When I first started working in Dr. Jonathan Eisen’s lab my junior year of college, I was assigned a pretty open ended task. Swab something from the built environment and see what grows. This being the first time I was actually doing research, I was incredibly excited to go out and swab the world. My main target, however, was my work place. A place where human sweat, grime, and years of oily hands and skin particles had turned the equipment to a discolored and often black shade. I had seen how often everything was cleaned, and it was not often enough. This sparked my initial question. What kind of bacteria grows in a gym?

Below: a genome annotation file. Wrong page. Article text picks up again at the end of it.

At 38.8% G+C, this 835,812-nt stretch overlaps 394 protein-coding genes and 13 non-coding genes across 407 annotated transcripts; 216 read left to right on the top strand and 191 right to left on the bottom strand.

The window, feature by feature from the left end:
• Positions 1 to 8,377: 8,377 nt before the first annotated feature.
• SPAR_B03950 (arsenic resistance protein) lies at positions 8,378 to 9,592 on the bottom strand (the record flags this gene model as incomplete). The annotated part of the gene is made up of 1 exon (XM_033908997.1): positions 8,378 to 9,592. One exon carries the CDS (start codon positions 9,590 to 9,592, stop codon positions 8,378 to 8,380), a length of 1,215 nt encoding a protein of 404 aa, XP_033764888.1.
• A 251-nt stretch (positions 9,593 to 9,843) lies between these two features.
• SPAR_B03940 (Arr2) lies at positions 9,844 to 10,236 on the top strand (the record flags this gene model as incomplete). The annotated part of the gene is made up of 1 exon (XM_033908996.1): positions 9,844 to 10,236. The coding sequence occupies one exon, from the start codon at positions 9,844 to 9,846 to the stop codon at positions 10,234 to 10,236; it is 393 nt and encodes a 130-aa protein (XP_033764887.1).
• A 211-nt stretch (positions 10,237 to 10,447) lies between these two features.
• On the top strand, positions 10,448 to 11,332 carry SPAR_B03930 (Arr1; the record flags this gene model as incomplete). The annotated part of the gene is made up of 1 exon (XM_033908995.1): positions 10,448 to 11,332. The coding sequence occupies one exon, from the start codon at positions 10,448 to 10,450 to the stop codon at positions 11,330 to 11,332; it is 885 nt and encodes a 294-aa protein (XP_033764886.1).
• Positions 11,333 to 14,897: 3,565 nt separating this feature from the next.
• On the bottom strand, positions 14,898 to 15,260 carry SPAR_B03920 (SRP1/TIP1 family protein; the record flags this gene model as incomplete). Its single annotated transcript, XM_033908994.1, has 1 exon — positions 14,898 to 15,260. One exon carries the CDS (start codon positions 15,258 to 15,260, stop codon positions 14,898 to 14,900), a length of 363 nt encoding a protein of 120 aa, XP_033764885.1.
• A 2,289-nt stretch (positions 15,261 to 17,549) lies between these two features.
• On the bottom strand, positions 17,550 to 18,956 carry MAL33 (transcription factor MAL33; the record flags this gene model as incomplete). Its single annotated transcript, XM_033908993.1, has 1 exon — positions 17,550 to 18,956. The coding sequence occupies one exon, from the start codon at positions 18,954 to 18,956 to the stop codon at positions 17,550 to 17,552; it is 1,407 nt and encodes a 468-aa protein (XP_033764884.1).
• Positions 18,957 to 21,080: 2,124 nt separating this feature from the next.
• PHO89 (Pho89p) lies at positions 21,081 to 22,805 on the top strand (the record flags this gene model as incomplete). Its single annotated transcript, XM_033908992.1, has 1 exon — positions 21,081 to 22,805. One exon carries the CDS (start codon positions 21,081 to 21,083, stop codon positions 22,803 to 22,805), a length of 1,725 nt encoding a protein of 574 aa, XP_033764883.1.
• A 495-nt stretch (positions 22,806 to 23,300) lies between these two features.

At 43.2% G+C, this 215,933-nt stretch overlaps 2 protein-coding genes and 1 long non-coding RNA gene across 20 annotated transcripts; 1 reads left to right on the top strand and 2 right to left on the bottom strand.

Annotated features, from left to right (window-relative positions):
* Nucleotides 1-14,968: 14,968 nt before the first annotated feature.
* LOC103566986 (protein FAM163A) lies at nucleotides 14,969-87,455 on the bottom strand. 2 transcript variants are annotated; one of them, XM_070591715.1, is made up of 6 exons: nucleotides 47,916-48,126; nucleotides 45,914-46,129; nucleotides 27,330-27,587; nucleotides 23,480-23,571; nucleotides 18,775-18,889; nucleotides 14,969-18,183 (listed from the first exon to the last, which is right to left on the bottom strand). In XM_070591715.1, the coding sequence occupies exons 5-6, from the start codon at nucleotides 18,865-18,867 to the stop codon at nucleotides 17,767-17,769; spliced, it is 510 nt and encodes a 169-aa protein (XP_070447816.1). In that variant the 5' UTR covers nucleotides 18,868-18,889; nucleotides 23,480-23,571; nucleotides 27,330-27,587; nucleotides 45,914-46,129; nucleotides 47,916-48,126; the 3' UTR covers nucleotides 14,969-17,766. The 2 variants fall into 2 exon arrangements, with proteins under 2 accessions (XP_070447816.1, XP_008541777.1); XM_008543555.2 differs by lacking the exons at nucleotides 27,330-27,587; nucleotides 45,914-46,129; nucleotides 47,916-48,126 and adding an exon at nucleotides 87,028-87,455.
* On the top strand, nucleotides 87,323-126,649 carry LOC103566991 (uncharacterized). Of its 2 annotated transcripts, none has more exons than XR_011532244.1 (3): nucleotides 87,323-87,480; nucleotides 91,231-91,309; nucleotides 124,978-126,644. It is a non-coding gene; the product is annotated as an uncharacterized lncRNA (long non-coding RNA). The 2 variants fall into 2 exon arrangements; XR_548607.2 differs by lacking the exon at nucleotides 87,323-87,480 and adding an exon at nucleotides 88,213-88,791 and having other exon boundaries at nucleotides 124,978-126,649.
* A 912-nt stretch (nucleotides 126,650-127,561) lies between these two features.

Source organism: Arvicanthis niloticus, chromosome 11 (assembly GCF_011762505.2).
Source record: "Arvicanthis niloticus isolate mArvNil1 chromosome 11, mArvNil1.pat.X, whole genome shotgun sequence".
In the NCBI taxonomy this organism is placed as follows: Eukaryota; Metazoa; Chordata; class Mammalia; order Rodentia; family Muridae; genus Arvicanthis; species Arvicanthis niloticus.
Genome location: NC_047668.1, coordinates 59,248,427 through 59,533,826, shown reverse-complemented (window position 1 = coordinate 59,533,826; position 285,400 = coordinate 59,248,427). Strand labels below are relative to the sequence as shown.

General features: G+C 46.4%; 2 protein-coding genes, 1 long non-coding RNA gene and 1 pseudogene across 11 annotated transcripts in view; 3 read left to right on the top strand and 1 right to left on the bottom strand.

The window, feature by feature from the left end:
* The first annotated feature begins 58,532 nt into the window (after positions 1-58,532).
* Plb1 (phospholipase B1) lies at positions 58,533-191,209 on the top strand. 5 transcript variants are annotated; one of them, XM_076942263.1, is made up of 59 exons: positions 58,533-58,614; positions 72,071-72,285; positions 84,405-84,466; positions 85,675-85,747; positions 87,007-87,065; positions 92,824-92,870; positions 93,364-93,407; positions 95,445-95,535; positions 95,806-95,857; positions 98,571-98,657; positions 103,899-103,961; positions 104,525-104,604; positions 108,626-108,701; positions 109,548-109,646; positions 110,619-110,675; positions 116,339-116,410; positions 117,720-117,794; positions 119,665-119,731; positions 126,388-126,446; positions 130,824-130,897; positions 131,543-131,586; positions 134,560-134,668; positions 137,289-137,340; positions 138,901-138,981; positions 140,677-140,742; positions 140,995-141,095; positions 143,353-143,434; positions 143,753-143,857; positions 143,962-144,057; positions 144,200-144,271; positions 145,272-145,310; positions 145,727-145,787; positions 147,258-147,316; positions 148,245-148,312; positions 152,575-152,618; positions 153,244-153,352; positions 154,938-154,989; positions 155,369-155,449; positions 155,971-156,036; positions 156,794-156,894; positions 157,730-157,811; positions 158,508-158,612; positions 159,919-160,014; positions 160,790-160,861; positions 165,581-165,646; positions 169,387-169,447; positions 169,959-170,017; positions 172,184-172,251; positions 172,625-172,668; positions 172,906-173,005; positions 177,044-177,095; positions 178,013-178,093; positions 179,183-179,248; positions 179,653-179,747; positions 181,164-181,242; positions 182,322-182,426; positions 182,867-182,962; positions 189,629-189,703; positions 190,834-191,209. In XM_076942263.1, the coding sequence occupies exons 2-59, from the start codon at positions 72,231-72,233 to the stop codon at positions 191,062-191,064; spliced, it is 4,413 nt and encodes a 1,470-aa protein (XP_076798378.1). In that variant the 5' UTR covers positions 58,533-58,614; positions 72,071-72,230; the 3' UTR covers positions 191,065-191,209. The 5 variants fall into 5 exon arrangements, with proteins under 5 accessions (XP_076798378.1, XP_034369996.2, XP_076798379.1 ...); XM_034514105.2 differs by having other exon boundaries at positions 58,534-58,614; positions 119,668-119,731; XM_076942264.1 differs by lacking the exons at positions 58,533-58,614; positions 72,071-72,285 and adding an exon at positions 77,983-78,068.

After swabbing four pieces of equipment, growing plates, and isolating four interesting–looking cultures, it became clear to me that I had not even begun the real research. It took me at least a month to be able to successfully extract DNA from the samples. I believe that I attempted PCR a total of nine times before it worked enough to go to the next stage. Then the sequencing did not work, so I had to do PCR over again. Dr. David Coil was incredibly patient, even when I was visibly frustrated that I couldn’t get anything right. Step after step took months for me to complete, until finally I got real results. Arthrobacter Sp. strain UCD-GKA was what came out of my trial by fire. Though the phylogenetic tree could not determine exactly what species of Arthrobacter I had found, I am still incredibly proud of it. Though the process was long and arduous, the reward was great, and resulted in a draft genome announcement for the bacteria that I had found on a small weight bench in a gym. Here is the link if anyone cares to take a gander. https://www.ncbi.nlm.nih.gov/pmc/articles/PMC5331507/